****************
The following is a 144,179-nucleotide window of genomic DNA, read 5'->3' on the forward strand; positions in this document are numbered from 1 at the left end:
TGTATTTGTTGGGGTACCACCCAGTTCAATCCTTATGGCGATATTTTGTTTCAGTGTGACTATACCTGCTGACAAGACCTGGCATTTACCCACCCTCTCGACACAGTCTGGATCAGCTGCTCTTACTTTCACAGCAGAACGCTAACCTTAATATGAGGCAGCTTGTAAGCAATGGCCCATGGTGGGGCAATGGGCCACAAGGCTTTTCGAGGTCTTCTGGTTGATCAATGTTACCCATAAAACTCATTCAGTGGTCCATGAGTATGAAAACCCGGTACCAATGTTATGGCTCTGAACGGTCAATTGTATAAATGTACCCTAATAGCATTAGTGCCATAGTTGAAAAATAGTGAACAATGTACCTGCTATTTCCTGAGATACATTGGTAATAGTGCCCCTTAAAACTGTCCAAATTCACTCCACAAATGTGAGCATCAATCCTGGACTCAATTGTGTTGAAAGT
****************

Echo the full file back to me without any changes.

The following is a 144,179-nucleotide window of genomic DNA, read 5'->3' on the forward strand; positions in this document are numbered from 1 at the left end:
TGTATTTGTTGGGGTACCACCCAGTTCAATCCTTATGGCGATATTTTGTTTCAGTGTGACTATACCTGCTGACAAGACCTGGCATTTACCCACCCTCTCGACACAGTCTGGATCAGCTGCTCTTACTTTCACAGCAGAACGCTAACCTTAATATGAGGCAGCTTGTAAGCAATGGCCCATGGTGGGGCAATGGGCCACAAGGCTTTTCGAGGTCTTCTGGTTGATCAATGTTACCCATAAAACTCATTCAGTGGTCCATGAGTATGAAAACCCGGTACCAATGTTATGGCTCTGAACGGTCAATTGTATAAATGTACCCTAATAGCATTAGTGCCATAGTTGAAAAATAGTGAACAATGTACCTGCTATTTCCTGAGATACATTGGTAATAGTGCCCCTTAAAACTGTCCAAATTCACTCCACAAATGTGAGCATCAATCCTGGACTCAATTGTGTTGAAAGT